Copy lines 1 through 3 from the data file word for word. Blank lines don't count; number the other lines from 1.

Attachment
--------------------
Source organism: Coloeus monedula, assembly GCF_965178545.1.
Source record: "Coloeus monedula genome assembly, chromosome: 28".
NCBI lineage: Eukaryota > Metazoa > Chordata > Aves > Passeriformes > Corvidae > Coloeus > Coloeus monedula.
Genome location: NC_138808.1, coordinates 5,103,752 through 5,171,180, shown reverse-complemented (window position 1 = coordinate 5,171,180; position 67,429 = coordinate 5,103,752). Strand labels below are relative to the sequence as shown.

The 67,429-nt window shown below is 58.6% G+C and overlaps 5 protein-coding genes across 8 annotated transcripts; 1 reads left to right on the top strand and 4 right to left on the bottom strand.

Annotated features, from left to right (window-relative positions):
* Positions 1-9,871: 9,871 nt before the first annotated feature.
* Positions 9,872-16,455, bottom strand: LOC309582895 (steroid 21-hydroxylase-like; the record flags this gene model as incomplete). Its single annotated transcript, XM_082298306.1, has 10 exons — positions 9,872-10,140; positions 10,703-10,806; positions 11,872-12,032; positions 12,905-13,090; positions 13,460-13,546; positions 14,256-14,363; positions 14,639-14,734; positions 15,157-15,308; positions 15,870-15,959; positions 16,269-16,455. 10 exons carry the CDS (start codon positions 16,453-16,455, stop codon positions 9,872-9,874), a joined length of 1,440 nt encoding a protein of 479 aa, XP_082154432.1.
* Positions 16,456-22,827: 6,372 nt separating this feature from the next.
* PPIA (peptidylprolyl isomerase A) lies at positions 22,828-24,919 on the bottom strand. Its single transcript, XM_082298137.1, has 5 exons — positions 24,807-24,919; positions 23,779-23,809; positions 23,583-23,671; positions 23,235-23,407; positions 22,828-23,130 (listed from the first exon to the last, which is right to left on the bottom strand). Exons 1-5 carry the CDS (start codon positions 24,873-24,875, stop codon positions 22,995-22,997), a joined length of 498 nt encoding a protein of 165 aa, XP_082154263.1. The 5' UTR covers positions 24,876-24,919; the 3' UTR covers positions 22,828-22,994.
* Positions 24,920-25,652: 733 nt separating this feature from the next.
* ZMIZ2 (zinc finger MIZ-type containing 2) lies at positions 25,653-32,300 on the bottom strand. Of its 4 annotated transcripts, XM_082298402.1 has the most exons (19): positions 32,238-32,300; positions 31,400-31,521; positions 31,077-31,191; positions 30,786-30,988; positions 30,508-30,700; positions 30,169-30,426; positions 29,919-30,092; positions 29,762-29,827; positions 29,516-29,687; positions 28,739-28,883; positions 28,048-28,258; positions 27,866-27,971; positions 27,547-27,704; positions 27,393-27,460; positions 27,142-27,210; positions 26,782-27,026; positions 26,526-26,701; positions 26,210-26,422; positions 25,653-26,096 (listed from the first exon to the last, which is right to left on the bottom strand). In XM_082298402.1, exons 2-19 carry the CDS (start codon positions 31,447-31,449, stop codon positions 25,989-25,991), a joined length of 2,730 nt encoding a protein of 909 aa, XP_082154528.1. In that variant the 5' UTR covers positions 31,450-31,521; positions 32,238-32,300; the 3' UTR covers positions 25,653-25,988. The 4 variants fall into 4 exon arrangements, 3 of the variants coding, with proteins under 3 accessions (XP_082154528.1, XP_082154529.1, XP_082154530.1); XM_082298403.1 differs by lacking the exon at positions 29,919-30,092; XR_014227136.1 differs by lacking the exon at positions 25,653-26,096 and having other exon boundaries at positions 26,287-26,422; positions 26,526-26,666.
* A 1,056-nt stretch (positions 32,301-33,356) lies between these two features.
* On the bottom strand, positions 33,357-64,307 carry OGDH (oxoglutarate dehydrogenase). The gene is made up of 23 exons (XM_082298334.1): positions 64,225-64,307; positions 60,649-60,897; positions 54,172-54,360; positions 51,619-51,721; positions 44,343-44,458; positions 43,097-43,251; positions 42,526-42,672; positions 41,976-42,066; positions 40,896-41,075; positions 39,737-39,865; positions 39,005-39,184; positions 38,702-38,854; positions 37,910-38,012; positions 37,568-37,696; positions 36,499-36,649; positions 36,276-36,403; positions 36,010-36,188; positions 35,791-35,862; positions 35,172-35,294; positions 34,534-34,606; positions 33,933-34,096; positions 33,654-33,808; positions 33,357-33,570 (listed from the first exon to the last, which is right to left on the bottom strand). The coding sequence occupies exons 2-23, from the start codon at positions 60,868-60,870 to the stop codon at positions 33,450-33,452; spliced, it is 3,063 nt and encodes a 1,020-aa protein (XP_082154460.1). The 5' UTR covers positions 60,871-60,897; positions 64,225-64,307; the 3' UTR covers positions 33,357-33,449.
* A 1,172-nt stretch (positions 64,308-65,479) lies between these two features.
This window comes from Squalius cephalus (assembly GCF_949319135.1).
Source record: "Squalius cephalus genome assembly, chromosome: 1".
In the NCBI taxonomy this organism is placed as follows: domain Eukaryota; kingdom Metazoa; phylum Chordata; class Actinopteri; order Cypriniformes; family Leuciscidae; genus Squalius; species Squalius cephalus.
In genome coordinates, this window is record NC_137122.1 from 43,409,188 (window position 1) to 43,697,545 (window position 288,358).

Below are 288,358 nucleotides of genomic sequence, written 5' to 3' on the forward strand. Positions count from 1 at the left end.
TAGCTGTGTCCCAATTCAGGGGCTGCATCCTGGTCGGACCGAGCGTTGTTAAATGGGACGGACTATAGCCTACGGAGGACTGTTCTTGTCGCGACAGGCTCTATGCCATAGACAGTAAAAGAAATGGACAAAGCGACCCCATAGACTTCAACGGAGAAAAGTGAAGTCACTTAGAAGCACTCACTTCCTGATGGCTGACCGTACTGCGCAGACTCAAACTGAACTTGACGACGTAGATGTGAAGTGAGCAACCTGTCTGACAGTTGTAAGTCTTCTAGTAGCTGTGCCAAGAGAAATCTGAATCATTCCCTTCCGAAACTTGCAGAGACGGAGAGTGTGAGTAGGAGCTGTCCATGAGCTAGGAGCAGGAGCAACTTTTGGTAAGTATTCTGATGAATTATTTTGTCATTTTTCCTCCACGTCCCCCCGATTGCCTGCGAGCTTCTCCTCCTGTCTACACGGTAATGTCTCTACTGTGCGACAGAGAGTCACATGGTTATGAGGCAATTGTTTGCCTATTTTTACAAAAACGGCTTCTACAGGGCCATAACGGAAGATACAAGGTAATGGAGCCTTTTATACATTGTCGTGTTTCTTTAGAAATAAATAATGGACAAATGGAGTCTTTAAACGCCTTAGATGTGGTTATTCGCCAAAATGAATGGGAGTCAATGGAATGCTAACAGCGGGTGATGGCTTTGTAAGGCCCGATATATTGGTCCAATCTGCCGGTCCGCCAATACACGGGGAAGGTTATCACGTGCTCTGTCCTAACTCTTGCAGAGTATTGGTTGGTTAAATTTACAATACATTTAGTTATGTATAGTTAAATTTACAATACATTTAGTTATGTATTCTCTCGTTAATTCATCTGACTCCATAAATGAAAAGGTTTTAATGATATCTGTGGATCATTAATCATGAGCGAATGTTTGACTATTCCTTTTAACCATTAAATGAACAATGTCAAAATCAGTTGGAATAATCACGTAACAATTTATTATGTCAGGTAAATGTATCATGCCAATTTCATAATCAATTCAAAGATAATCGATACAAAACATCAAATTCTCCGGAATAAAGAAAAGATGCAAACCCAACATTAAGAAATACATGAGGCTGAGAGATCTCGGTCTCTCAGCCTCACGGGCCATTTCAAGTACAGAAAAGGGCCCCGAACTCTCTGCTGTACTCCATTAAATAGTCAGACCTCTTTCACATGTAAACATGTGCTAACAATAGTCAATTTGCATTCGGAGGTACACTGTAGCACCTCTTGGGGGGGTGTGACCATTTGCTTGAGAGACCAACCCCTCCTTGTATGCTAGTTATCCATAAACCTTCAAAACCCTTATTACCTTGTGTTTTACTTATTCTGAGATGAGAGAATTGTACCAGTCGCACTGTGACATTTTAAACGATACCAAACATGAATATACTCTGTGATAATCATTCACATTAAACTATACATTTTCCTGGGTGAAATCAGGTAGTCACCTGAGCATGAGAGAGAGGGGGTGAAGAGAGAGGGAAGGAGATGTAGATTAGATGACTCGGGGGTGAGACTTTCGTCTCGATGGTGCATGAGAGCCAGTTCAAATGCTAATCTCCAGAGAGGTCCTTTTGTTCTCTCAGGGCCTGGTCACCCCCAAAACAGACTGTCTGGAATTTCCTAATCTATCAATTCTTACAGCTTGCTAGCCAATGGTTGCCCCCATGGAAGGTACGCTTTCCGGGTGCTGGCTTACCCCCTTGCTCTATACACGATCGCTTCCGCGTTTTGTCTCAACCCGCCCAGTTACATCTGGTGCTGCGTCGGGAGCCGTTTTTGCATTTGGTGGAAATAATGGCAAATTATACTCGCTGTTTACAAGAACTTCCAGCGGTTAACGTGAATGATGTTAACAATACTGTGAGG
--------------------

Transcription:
Source organism: Coloeus monedula, assembly GCF_965178545.1.
Source record: "Coloeus monedula genome assembly, chromosome: 28".
NCBI lineage: Eukaryota > Metazoa > Chordata > Aves > Passeriformes > Corvidae > Coloeus > Coloeus monedula.